Life Lessons: Let’s Talk About Sex

After all my “preparation” to talk about the Birds and the Bees, Gavin finally asked me where babies came from. I have always made it a point not to make up stuff that isn’t true because I don’t want to have to un-explain things to him when he’s old enough to understand he’s been told the fluffy story. Besides, he was old enough to understand that a baby was growing inside my tummy and that a doctor helped me take the baby out, so I knew he wouldn’t buy the stork story anyway.

So this was what I finally told him:

When a man and a woman love each other very much, sometimes they decide that they want to make a baby. So they take a little bit of the man and a little bit of the woman and they put it inside the woman. The bit from the man is a called the sperm. The bit from the woman is called an ovum, or an egg. When the sperm and the egg join together, it creates a cell that grows and grows until it becomes a baby. When the baby is big enough, the doctor helps the woman to take the baby out of her tummy.

I figured this explanation was factually correct and that it provided sufficient information without being unnecessarily specific for his age. I also thought it would sufficiently satisfy Gavin until he said, “I wish I could have been there when you and Daddy made Didi.” I managed to deflect that one with a vague, “Well, when you’re older, Gavin, you’ll understand how that happens.”

Since Pat Thomas’ book on death went down so well, I decided to get this for him to reinforce the message about where babies come from:

My Amazing Jounrey: A First Look at Where Babies Come From – Pat Thomas.

I’m sure this discussion is far from over, but I think we’ve got it pretty much covered for now. Next up is the big one on religion… Anyone got any tips? I don’t think I’ve seen any book that sufficiently covers that topic.

Published by Shen-Li

SHEN-LI LEE is the author of “Brainchild: Secrets to Unlocking Your Child’s Potential”. She is also the founder of Figur8.net (a website on parenting, education, child development) and RightBrainChild.com (a website on Right Brain Education, cognitive development, and maximising potentials). In her spare time, she blogs on Forty, Fit & Fed, and Back to Basics.

8 thoughts on “Life Lessons: Let’s Talk About Sex

  1. I once read a book to V about how baby is made by Scholastic, also a good source, I can’t recall the exact title, but very informative, detail and with interesting illustration, though a little bit technical, only remember borrowed from Tropicana library.

    On death- V used to read history books on pyramids and mummies by Anne Bolton, another book on Explore within An Egyptian Mummy by Lorraine Jean Hopping, both are interesting, I read to her when she was 4, before our visits to a museum overseas. These 2 books are for kids 8 up, why read these book, many reasons, to understand history, certain ancient philosophy, or as a casual reading, etc. Books illustrating actual death, they are many this sort of books in Singapore Public Library, quite interesting thou, not many here.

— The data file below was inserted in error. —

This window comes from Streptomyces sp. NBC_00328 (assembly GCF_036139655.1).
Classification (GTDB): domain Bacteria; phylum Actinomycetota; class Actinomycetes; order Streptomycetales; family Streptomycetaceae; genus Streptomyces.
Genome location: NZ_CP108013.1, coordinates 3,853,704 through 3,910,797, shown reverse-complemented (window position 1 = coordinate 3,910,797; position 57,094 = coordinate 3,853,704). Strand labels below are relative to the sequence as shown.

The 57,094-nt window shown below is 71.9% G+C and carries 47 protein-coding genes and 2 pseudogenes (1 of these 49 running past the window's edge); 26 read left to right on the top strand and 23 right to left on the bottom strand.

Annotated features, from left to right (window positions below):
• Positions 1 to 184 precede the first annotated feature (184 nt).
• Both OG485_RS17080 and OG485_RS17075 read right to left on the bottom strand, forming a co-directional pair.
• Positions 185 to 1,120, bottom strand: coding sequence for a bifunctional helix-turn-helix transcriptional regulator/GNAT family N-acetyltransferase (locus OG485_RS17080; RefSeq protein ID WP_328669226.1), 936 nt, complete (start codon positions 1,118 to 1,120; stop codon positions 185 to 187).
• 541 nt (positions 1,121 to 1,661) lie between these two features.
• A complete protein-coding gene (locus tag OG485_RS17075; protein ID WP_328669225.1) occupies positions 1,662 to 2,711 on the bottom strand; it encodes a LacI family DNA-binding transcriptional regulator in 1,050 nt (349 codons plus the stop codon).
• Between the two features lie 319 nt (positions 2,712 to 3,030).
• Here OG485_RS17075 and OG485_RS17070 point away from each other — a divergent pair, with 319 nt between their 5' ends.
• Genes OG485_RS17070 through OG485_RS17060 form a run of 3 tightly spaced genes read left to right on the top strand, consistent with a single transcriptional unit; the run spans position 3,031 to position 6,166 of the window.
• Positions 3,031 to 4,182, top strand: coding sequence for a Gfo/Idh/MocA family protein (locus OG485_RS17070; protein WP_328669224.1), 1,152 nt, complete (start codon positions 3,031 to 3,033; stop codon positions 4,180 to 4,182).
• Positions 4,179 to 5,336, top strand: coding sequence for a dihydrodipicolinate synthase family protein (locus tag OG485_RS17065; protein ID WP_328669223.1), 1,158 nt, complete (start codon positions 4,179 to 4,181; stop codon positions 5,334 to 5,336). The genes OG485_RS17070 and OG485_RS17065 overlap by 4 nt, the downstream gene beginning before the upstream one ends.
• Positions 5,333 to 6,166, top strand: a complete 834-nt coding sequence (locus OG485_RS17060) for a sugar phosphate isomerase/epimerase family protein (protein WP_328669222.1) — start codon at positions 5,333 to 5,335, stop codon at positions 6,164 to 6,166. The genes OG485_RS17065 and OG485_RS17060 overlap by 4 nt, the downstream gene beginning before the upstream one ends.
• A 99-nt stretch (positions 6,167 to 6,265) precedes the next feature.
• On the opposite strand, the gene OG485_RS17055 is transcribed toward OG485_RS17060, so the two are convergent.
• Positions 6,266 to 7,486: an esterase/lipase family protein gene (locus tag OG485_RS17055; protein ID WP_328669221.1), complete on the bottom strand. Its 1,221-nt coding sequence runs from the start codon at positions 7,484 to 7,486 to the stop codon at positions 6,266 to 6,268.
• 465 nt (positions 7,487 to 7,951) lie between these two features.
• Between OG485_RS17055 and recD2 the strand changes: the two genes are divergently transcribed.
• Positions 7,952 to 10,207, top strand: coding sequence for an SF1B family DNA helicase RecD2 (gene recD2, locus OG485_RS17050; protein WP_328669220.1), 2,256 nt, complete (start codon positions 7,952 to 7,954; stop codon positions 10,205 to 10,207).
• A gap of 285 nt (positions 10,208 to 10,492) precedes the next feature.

Like

    1. I got Gavin the book by Pat Thomas. Ordered it online so hopefully it is good. He sort of has the idea already because I talked to him about it but I thought they might give him illustrations and a better overall idea about it.

      I do read books to Gavin that are also “beyond” his reading level. I believe in Charlotte Mason’s theory – do not dumb down books to kids, they do understand a lot more than we give them credit for. I have been reading a wide variety of books to Gavin since he was a baby so he can hear the differences in the language. I do believe it has contributed to his keen interest in books and reading. Just the other day, Gareth picked up a book and was pretending to read to himself making babbling sounds as he flipped through the pages and it reminded me of Gavin when he was very little who also used to do the same thing.

      Like

  2. I do teach V religion, not that I have a lot offer, but because moral value in important especially in this kind of material world. I introduce several story books for her to read, mostly with compilation of short stories, value on Christianity, I use, namely ” “Bible Stories For Children” by Publications International, Ltd”, value on Buddhism, I use only ” The Dhammapada”, compiled by Rev. Dr K Sri Dhammananda, ( this print hardly elsewhere, I bought years back in UM’s bookstore.) Most religion books contain myth, legend and exaggeration, nevertheless the moral teachings have remarkable resemblance to that of the sermon of both The Christ and The Buddha. But because I don’t want her to mistakenly think that since she is reading stories so that both Jesus Christ and Gautama Buddha were fabricated figures, I then sum up by also reading to her certain small topic talking about the rise of religion in the ancient world, in “Children’s World History Encyclopedia”, only little part of